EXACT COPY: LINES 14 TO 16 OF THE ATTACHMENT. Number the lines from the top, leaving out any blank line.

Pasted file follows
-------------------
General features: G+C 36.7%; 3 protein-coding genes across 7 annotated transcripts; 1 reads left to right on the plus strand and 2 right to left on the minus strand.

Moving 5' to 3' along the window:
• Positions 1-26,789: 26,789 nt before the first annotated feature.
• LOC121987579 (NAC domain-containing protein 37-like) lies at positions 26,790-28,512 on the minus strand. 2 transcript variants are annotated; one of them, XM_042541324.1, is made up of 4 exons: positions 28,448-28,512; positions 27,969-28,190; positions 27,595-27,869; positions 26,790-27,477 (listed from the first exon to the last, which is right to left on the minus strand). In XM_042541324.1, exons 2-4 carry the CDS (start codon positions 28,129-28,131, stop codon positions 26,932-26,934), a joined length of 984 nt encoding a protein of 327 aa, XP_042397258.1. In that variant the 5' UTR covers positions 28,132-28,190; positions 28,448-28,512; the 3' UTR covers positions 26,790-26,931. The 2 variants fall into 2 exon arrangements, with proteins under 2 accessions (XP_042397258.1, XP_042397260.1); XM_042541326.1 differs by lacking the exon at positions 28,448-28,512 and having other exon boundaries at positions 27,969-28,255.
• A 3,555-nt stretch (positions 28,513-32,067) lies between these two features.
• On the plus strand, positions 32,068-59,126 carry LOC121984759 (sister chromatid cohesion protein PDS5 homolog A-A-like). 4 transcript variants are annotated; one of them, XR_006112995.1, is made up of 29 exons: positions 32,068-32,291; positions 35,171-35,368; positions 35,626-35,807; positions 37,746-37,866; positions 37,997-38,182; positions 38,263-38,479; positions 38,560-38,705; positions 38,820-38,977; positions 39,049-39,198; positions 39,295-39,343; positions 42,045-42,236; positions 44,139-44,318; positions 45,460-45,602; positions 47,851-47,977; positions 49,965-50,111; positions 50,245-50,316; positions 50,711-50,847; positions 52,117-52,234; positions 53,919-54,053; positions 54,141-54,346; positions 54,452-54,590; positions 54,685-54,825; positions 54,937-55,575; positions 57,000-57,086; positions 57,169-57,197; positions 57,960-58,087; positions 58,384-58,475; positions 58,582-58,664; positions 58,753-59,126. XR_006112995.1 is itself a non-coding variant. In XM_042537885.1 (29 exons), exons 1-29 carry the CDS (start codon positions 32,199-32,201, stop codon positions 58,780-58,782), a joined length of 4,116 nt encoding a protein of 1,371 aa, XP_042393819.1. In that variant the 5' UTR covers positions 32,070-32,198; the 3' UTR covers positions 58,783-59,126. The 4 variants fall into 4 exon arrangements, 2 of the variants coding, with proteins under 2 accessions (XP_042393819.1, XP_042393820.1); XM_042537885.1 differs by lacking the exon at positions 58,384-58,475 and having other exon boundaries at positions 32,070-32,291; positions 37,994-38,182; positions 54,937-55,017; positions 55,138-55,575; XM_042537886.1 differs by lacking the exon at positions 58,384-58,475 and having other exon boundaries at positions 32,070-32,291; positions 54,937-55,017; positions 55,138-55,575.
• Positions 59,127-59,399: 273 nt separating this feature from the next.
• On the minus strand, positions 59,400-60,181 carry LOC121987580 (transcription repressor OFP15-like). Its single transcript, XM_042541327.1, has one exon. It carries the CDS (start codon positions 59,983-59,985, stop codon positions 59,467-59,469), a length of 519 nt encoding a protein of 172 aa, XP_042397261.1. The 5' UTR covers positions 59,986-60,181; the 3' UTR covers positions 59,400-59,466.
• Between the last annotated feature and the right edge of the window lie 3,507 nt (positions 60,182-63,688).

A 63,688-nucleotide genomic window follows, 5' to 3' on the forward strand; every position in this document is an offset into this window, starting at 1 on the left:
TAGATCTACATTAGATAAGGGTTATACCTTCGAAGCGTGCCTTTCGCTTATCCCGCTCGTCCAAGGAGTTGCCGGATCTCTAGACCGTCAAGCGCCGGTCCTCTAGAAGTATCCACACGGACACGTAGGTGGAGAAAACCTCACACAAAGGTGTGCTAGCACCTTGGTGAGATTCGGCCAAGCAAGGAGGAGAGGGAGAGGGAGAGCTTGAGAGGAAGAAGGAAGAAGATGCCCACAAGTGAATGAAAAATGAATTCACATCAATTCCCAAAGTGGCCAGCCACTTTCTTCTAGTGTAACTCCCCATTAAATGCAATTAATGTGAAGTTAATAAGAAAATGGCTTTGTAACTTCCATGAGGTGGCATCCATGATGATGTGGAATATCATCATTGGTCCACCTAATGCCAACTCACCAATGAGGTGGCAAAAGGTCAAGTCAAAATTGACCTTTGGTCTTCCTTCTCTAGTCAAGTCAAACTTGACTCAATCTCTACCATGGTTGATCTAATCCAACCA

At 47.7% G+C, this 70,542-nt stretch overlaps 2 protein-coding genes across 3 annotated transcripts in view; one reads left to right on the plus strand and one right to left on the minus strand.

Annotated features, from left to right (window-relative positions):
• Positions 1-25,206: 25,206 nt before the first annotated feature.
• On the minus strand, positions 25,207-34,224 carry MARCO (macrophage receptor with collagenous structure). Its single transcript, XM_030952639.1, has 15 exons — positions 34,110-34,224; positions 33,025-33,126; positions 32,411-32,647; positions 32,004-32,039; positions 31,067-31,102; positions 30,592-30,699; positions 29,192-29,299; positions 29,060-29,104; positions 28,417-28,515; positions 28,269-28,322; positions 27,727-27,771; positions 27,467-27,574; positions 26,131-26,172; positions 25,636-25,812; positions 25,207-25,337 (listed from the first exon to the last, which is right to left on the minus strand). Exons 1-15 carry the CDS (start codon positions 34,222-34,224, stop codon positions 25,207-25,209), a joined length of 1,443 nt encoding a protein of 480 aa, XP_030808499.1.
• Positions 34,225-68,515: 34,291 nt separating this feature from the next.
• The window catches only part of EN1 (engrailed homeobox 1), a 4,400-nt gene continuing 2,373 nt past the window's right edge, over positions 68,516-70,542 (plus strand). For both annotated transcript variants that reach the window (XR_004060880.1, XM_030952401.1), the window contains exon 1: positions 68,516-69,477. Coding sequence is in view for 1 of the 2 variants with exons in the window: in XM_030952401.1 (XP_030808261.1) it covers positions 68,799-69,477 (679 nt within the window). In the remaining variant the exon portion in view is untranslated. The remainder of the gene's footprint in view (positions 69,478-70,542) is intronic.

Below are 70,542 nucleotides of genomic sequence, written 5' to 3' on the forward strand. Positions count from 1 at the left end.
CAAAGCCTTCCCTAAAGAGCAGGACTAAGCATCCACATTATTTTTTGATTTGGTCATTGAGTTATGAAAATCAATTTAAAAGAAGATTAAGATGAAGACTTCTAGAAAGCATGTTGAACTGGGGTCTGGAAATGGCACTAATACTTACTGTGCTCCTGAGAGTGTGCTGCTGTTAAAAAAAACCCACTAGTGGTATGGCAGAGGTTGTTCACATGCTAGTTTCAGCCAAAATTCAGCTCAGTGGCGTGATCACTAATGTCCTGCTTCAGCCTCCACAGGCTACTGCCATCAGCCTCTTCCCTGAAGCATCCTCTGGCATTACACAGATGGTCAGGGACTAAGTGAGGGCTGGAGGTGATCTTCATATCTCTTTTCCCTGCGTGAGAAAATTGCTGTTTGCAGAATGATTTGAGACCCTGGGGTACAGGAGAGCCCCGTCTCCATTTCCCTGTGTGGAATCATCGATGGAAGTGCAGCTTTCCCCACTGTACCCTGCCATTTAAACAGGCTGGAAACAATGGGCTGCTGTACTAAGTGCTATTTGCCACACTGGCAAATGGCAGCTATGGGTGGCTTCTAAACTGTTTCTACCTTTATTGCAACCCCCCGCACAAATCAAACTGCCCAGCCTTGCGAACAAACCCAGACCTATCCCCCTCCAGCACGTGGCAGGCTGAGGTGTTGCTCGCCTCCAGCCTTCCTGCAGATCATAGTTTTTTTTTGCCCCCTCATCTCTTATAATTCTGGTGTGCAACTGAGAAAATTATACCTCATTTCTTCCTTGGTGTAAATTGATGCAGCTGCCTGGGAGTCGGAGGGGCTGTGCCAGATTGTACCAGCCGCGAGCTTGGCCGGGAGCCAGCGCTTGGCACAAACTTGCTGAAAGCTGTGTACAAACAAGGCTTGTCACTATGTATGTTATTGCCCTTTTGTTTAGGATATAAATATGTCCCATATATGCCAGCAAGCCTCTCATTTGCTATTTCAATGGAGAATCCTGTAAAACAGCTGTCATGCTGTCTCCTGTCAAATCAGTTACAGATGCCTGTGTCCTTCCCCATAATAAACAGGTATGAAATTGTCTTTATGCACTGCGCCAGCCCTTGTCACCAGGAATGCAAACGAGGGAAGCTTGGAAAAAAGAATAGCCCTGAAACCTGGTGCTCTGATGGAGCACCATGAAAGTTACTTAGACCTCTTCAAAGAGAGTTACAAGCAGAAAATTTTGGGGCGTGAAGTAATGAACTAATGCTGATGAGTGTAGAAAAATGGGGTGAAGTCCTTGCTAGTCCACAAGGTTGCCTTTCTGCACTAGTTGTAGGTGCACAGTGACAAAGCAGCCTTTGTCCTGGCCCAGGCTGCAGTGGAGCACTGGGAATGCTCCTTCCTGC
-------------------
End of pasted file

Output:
• Positions 1-25,206: 25,206 nt before the first annotated feature.
• On the minus strand, positions 25,207-34,224 carry MARCO (macrophage receptor with collagenous structure). Its single transcript, XM_030952639.1, has 15 exons — positions 34,110-34,224; positions 33,025-33,126; positions 32,411-32,647; positions 32,004-32,039; positions 31,067-31,102; positions 30,592-30,699; positions 29,192-29,299; positions 29,060-29,104; positions 28,417-28,515; positions 28,269-28,322; positions 27,727-27,771; positions 27,467-27,574; positions 26,131-26,172; positions 25,636-25,812; positions 25,207-25,337 (listed from the first exon to the last, which is right to left on the minus strand). Exons 1-15 carry the CDS (start codon positions 34,222-34,224, stop codon positions 25,207-25,209), a joined length of 1,443 nt encoding a protein of 480 aa, XP_030808499.1.
• Positions 34,225-68,515: 34,291 nt separating this feature from the next.